We have always had very few generic decorations on our tree. The items we choose to display have significance to at least one, often both of us. Even the broken ornaments tell a story: the love of children is stronger than the obsession with possessions.

What story does your Christmas tree or other holiday decoration bring to mindWould a visitor to your home learn something about your family and heritage based on the ornaments they see displayed there

The 6x6 Challenge

Over the summer, our family computer gave up the ghost. We took it to a friend for a post-mortem – as it turns out, the motherboard was fried and would be prohibitively costly to replace (it was an all-in-one unit, convenient but difficult to tinker with). He was able to extract our files from the hard drive though, which was a blessing, since our backups are not as frequent as they should be.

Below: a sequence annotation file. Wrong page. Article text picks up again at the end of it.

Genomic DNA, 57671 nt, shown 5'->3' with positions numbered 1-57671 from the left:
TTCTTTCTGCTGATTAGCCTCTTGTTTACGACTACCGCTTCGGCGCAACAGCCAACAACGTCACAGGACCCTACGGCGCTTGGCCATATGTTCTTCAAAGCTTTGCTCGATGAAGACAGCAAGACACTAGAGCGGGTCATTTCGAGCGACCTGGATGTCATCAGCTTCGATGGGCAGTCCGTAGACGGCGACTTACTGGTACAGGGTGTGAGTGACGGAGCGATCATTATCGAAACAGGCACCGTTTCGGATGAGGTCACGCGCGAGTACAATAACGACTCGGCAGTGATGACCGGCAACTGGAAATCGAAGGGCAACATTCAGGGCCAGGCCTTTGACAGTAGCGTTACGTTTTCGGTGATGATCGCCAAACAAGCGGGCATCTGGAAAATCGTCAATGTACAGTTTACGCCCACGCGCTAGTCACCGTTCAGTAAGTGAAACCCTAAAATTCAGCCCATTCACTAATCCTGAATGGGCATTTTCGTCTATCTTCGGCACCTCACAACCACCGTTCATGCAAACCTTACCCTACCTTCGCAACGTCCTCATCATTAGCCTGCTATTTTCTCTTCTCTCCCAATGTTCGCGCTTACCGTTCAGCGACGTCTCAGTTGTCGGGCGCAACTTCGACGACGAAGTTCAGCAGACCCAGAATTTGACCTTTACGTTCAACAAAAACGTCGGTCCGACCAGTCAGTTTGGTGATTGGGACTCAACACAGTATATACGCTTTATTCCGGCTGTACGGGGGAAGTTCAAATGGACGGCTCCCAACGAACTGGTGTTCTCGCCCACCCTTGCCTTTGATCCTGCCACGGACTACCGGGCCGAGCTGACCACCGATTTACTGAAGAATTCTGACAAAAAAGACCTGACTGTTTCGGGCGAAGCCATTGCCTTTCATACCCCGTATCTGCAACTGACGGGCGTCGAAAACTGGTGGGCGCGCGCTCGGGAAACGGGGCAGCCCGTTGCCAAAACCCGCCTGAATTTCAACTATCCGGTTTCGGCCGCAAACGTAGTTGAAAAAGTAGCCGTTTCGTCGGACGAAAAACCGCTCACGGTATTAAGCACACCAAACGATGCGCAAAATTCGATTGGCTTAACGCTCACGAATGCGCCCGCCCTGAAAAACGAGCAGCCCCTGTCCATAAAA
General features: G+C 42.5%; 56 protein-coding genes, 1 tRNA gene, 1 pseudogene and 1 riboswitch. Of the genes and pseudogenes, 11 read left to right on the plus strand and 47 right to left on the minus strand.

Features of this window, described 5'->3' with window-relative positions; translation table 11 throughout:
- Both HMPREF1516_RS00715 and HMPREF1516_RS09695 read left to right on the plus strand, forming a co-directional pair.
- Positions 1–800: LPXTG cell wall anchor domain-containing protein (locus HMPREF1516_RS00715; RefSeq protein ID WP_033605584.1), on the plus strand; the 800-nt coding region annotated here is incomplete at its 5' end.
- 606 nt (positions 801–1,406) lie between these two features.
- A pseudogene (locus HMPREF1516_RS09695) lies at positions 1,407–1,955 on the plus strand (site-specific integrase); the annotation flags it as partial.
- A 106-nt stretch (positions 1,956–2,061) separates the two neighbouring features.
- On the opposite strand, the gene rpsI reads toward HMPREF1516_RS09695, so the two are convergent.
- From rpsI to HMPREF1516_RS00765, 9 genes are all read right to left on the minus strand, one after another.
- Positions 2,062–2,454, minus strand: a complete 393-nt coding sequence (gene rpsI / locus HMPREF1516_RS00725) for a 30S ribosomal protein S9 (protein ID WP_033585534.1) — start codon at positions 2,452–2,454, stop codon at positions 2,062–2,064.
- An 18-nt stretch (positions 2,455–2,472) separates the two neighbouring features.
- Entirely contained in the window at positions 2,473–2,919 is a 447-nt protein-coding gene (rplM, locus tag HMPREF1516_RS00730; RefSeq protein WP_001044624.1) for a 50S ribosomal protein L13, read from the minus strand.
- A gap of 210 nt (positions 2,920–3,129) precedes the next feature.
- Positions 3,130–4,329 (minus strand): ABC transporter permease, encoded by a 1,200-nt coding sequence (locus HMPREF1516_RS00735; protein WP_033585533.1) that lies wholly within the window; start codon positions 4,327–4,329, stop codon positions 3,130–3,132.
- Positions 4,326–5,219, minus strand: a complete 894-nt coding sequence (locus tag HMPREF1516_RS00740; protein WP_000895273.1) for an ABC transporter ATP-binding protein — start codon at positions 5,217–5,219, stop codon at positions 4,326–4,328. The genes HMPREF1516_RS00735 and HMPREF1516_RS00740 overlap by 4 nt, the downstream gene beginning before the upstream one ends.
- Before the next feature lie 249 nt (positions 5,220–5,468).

On that hard drive, amongst family photos and random documents, resides the majority of my digital genealogy files. We haven’t yet gotten our files back (major family issues on our friend’s part = us not pressing a relatively minor issue), and while I do have some older backups on an external hard drive, said drive has been MIA since our cross-town move back in May.

Thankfully I still have three boxes of paper files, as well as some off-site storage. I am viewing this temporary misplacement of data as an opportunity to rebuild my genealogy database from the ground up, with a particular emphasis on citing information as properly as I can muster. It’s a daunting task, though, and I will need a solid plan to maintain momentum as I go.